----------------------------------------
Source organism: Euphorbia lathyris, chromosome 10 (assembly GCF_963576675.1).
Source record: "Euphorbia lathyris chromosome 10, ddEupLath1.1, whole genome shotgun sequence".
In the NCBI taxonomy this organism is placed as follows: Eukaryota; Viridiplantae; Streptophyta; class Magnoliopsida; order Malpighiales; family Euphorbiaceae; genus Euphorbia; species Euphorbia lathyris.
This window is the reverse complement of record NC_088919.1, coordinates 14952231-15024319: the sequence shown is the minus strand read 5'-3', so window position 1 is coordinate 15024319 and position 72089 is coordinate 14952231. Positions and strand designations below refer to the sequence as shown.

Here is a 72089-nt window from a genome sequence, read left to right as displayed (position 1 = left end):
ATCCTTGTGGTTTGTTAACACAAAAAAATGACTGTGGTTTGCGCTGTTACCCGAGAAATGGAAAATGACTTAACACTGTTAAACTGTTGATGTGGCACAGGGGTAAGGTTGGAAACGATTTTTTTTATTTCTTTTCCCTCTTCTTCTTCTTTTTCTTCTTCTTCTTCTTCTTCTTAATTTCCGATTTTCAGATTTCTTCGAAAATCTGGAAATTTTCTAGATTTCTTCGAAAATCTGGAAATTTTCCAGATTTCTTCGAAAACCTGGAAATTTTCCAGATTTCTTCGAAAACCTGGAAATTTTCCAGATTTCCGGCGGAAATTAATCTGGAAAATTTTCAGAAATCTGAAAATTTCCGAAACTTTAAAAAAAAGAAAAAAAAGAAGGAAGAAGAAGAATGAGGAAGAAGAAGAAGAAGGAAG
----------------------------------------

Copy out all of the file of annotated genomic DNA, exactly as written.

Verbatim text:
Source organism: Euphorbia lathyris, chromosome 10 (assembly GCF_963576675.1).
Source record: "Euphorbia lathyris chromosome 10, ddEupLath1.1, whole genome shotgun sequence".
In the NCBI taxonomy this organism is placed as follows: Eukaryota; Viridiplantae; Streptophyta; class Magnoliopsida; order Malpighiales; family Euphorbiaceae; genus Euphorbia; species Euphorbia lathyris.
This window is the reverse complement of record NC_088919.1, coordinates 14952231-15024319: the sequence shown is the minus strand read 5'-3', so window position 1 is coordinate 15024319 and position 72089 is coordinate 14952231. Positions and strand designations below refer to the sequence as shown.

Here is a 72089-nt window from a genome sequence, read left to right as displayed (position 1 = left end):
ATCCTTGTGGTTTGTTAACACAAAAAAATGACTGTGGTTTGCGCTGTTACCCGAGAAATGGAAAATGACTTAACACTGTTAAACTGTTGATGTGGCACAGGGGTAAGGTTGGAAACGATTTTTTTTATTTCTTTTCCCTCTTCTTCTTCTTTTTCTTCTTCTTCTTCTTCTTCTTAATTTCCGATTTTCAGATTTCTTCGAAAATCTGGAAATTTTCTAGATTTCTTCGAAAATCTGGAAATTTTCCAGATTTCTTCGAAAACCTGGAAATTTTCCAGATTTCTTCGAAAACCTGGAAATTTTCCAGATTTCCGGCGGAAATTAATCTGGAAAATTTTCAGAAATCTGAAAATTTCCGAAACTTTAAAAAAAAGAAAAAAAAGAAGGAAGAAGAAGAATGAGGAAGAAGAAGAAGAAGGAAG